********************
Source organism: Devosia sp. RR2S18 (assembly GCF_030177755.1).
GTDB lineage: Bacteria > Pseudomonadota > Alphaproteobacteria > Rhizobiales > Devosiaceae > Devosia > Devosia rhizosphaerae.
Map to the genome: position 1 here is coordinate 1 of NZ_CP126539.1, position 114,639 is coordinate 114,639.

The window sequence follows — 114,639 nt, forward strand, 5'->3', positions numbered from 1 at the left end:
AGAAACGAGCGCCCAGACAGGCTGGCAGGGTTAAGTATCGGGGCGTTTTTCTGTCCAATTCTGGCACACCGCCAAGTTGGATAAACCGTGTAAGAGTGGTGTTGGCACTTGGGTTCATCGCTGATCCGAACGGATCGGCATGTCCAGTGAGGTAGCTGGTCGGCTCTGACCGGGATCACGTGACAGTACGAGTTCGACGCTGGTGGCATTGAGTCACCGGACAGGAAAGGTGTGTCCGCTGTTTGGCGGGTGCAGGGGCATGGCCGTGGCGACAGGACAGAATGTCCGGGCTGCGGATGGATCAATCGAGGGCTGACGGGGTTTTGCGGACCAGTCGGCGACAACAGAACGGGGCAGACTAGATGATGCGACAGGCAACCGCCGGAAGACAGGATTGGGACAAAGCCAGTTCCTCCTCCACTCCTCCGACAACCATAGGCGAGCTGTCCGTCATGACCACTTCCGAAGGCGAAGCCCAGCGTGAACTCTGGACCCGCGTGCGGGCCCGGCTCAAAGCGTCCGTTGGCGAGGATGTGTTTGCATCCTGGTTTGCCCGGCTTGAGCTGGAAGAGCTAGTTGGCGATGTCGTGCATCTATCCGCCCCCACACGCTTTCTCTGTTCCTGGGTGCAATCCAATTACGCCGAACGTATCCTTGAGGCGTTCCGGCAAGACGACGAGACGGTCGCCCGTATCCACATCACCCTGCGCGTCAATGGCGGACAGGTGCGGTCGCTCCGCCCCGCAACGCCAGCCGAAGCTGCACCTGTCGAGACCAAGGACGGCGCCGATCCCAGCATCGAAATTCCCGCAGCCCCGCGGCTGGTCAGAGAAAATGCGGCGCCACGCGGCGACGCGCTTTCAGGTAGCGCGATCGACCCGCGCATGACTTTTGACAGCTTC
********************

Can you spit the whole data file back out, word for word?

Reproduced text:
Source organism: Devosia sp. RR2S18 (assembly GCF_030177755.1).
GTDB lineage: Bacteria > Pseudomonadota > Alphaproteobacteria > Rhizobiales > Devosiaceae > Devosia > Devosia rhizosphaerae.
Map to the genome: position 1 here is coordinate 1 of NZ_CP126539.1, position 114,639 is coordinate 114,639.

The window sequence follows — 114,639 nt, forward strand, 5'->3', positions numbered from 1 at the left end:
AGAAACGAGCGCCCAGACAGGCTGGCAGGGTTAAGTATCGGGGCGTTTTTCTGTCCAATTCTGGCACACCGCCAAGTTGGATAAACCGTGTAAGAGTGGTGTTGGCACTTGGGTTCATCGCTGATCCGAACGGATCGGCATGTCCAGTGAGGTAGCTGGTCGGCTCTGACCGGGATCACGTGACAGTACGAGTTCGACGCTGGTGGCATTGAGTCACCGGACAGGAAAGGTGTGTCCGCTGTTTGGCGGGTGCAGGGGCATGGCCGTGGCGACAGGACAGAATGTCCGGGCTGCGGATGGATCAATCGAGGGCTGACGGGGTTTTGCGGACCAGTCGGCGACAACAGAACGGGGCAGACTAGATGATGCGACAGGCAACCGCCGGAAGACAGGATTGGGACAAAGCCAGTTCCTCCTCCACTCCTCCGACAACCATAGGCGAGCTGTCCGTCATGACCACTTCCGAAGGCGAAGCCCAGCGTGAACTCTGGACCCGCGTGCGGGCCCGGCTCAAAGCGTCCGTTGGCGAGGATGTGTTTGCATCCTGGTTTGCCCGGCTTGAGCTGGAAGAGCTAGTTGGCGATGTCGTGCATCTATCCGCCCCCACACGCTTTCTCTGTTCCTGGGTGCAATCCAATTACGCCGAACGTATCCTTGAGGCGTTCCGGCAAGACGACGAGACGGTCGCCCGTATCCACATCACCCTGCGCGTCAATGGCGGACAGGTGCGGTCGCTCCGCCCCGCAACGCCAGCCGAAGCTGCACCTGTCGAGACCAAGGACGGCGCCGATCCCAGCATCGAAATTCCCGCAGCCCCGCGGCTGGTCAGAGAAAATGCGGCGCCACGCGGCGACGCGCTTTCAGGTAGCGCGATCGACCCGCGCATGACTTTTGACAGCTTC